RB: In Oxford they’re working on several exciting projects. One is about mindfulness training for adolescents in schools. The goal is to prevent mental health problems, like anxiety and depression, that often start in the teenage years. We hope that teaching young people to be mindful of their own thoughts and feelings will help them focus, calm themselves when they’re stressed, and make wiser choices about handling difficult situations.
Another project involves mindfulness in the workplace. Work is a huge source of stress for many people. Making mindfulness training available in businesses and organizations has potential but more research is needed. Mindfulness classes are so popular now that there’s also a need for guidelines about how to become a qualified mindfulness teacher. The Oxford Mindfulness Centre is developing teacher training programs so that high-quality mindfulness classes will be available to meet the demand.
DS: Your book, “The Practicing Happiness Workbook” describes several mindfulness-based strategies to reduce stress, anxiety, and depression. What’s one strategy you could share with us?
RB: One of the most useful strategies is mindfulness of breathing. We’re all breathing all the time, so you can always use your breath to bring you into the present. And you can do this without anyone noticing that you’re practicing mindfulness. Take a moment to notice what your breath is doing. Is it coming in or going out? Does it seem fast or slow, shallow or deep, rough or smooth? Observe it for a few moments, without trying to change it. Let it do its own thing and just watch.
Once you’ve settled into awareness of your breath, you can expand your awareness to other things. What sensations are in your body? What thoughts are in your mind? Are you feeling stressed or emotional? Do you have urges to do something you’ll regret later? Pause. Observe with friendly curiosity. Breathe. This will give you a few moments to collect yourself.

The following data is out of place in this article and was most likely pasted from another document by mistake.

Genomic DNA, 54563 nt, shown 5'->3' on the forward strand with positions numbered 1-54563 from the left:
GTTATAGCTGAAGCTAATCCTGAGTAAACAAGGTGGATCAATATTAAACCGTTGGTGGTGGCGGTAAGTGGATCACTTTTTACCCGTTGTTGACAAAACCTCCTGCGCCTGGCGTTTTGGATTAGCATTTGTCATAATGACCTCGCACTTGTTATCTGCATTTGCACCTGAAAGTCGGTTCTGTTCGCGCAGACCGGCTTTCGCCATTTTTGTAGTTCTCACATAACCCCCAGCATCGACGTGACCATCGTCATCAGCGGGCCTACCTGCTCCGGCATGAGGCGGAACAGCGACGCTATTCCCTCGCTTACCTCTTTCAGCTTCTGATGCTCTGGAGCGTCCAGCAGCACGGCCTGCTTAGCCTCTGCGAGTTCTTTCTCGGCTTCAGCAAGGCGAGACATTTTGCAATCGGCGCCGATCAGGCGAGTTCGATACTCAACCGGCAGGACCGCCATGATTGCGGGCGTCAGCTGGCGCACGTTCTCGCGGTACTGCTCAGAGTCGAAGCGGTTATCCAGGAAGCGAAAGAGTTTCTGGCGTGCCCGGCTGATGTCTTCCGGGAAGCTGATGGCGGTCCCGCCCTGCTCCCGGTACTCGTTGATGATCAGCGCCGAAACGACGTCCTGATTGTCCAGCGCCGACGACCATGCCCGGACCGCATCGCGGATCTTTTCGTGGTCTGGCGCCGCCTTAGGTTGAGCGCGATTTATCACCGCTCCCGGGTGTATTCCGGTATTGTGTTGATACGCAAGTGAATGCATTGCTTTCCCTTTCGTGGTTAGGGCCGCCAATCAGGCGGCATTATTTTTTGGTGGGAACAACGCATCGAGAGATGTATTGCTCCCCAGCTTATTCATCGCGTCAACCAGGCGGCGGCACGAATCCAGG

Instead of rushing into something that might make matters worse, you’ll have a moment to consider your next move. Maybe you’ll think of something constructive to do. Maybe the best option is to do nothing and let the problem run its course. Mindfulness of breathing provides stability, so you can see what’s happening and make a wise choice.
DS: Is there anything to be cautious about while practicing mindfulness?
RB: Mindfulness is not magic. It won’t solve every problem and it’s not the only way to improve mental health. For some people, other approaches, like physical exercise, relaxation, and various forms of therapy, might be more helpful. Many people have a false expectation that practicing mindfulness should be a blissful experience. The reality is that mindfulness can be uncomfortable. It teaches us to be fully present with all of our experiences, even the difficult, unpleasant ones.
If you have serious psychological symptoms, such as depression or anxiety, or your background includes traumatic experiences, it’s probably best to find a teacher or therapist who understands mindfulness and can help you learn the skills gradually.
DS: What are a few of your favorite online resources to learn more about mindfulness and its applications? Also, how could someone find mindfulness groups and other ways to get more hands-on experience with mindfulness in their local area?
RB: A useful website is www.mindful.org. In addition to the website, this organization publishes a magazine for people interested in mindfulness. The Center for Mindfulness at the University of San Diego has useful information for people wishing to learn more about mindfulness. The Center for Mindfulness at the University of Massachusetts Medical School has an online searchable database to help you find mindfulness-based stress reduction programs and teachers. You can also Google “mindfulness classes” along with the name of your town or city and see what comes up.
Thanks so much to Dr. Baer for sharing her expertise!
Here’s a question: What can you do to incorporate mindfulness-based strategies into your everyday life? Please leave a comment. Also, please subscribe to my blog and feel free to follow me on Twitter, “like” my Facebook page, or connect on LinkedIn. Finally, if you enjoyed this post, please share it with a friend. Thanks!
About Dr. Ruth Baer
Ruth Baer is Professor of Psychology at the University of Kentucky and the author of The Practicing Happiness Workbook: How Mindfulness Can Free You From the Four Psychological Traps that Keep You Stressed, Anxious, and Depressed. You can contact her via her website.